Until the early twentieth century, the Icelanders lived out of sight and mind, more a rumor than a fact. Laxness changed this by winning the Nobel Prize, in 1955, for his book “Independent People,” which tells of a sheepherder named Bjartur, who holds on to his parcel of land in the face of mounting natural and supernatural obstacles. The novel is remarkable for, among other things, its ambiguous relationship with the Nordic idea ; it paints an epic portrait of a hardy, solitary soul, yet it undercuts that mythology with slow-burning deadpan humor and blindsiding blasts of emotion. If Bjartur suffers in isolation, the book suggests, it is because he chose to. Laxness’s mixture of grandeur and irony seems central to the national character.
Modern Icelandic music begins with Jón Leifs, who lived from 1899 to 1968, and whose 1961 work “Hekla” helped bring Björk and her chorus together. While in Reykjavík, I had lunch with Árni Heimir Ingolfsson, a young Harvard-educated musicologist who is writing a biography of Leifs. “He was a tremendously complex personality,” Ingolfsson told me. “To some, he was witty, charming, and sophisticated ; to others a paranoid megalomaniac.” Despite his extreme individuality, Leifs based his music on a close study of Icelandic folk music : his lurching rhythms follow the irregular patterns of the rimur chant, and his craggy melodies imitate a song style called tvisöngur. The composer spent much of his early career studying in Germany, and remained there throughout the Third Reich. Unfortunately, his messianic belief in Icelandic tradition blended all too well with Nazi philosophy, which prized Iceland as an uncontaminated Aryan culture. Yet his roiling dissonances and percussive effects caused some to label him a “degenerate.” The fact that he had married a Jewish German pianist did not help his position. He and his wife escaped to Sweden in 1944.
“Hekla,” which is named after Iceland’s largest active volcano, has been described as the loudest piece of music ever written. It requires nineteen percussionists, who play an extraordinary battery of instruments, including anvils, stones, sirens, bells, ships’ chains, a sort of tree-hammer, shotguns, and cannons. During a break in Björk’s choral recording sessions, I asked one of the Schola Cantorum singers about their recording of “Hekla,” on the BIS label. “That was totally crazy,” he told me. “Leifs knew that a lot of what he wrote couldn’t really be sung, but he wrote it down anyway. Björk is very easy to work with by comparison, although the music is surprisingly similar sometimes.” Björk herself loves Leifs’s music. “I think he almost animated eruptions and lava in sound,” she said. Yet this composer lived out the tragedy of Laxness’s “independent man,” who fails to see that his pride is the source of his suffering. It seemed to me that Björk has been working her entire career to correct this mythology—still to maintain independence, to seek the new and the strange, but also to make compromises when necessary, to live in reality, to accept imperfection.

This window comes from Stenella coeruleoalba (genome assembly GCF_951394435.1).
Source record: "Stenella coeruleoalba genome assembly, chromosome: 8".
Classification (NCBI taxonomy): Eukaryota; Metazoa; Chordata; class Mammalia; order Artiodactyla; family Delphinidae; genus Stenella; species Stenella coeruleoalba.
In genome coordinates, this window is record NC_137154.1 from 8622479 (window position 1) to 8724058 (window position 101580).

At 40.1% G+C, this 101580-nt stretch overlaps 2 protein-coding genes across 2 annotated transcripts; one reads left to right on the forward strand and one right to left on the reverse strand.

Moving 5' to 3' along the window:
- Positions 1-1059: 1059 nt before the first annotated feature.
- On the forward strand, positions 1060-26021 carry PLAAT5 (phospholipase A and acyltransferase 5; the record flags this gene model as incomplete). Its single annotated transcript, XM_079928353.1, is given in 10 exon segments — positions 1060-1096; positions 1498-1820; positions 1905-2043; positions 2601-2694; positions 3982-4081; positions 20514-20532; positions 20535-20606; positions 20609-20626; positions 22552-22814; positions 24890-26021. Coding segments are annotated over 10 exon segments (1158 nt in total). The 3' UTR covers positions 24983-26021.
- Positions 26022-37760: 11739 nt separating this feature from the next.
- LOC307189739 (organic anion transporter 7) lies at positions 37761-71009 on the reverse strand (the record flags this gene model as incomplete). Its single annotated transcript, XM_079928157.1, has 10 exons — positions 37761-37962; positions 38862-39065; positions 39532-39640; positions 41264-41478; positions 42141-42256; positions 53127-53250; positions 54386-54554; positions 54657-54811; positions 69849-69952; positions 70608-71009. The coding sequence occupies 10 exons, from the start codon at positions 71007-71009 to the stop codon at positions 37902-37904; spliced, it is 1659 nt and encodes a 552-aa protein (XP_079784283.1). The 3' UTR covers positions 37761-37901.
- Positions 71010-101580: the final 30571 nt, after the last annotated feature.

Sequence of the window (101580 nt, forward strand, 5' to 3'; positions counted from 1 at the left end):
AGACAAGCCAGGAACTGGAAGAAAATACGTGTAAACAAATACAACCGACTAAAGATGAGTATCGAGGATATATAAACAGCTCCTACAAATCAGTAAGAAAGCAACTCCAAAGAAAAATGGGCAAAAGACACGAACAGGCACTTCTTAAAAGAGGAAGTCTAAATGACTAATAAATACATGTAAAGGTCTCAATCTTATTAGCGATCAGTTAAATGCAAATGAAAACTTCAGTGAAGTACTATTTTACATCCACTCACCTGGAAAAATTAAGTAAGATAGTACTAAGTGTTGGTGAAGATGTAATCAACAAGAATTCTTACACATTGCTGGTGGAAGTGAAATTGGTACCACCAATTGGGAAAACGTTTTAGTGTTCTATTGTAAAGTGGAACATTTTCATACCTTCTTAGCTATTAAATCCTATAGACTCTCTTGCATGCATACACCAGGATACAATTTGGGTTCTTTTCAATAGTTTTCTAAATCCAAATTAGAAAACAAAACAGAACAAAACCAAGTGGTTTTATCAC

Björk listens avidly to choral music, which plays a dominant role in Iceland’s music culture. If one in ten inhabitants seems to play in a rock band, one in five sings in a choir. While working on “Medúlla,” Björk was listening to several CDs of choral songs by Reykjavík’s Hamrahlid Choir, which she herself once sang in. It is sombrely beautiful music that sets you on the edge of paralyzing sadness, or, perhaps, pulls you back gently from the brink. Later on, she reconvened the entire Schola Cantorum to record a choral arrangement of Jórunn Viðar’s song “Vökuró” (“Vigil”), a simple, haunting setting of a poem by Jakobína Sigurðardóttir :
Far away wakes the great world,
mad with grim enchantment,
fearful of night and day.
fearless and serene,
smile bright at me.
For decades, Viðar was the only female member of the Icelandic Composers’ Society. She is now eightysix, and her song is the still center of “Medúlla.” It might be one of the most purely beautiful recordings that Björk has made.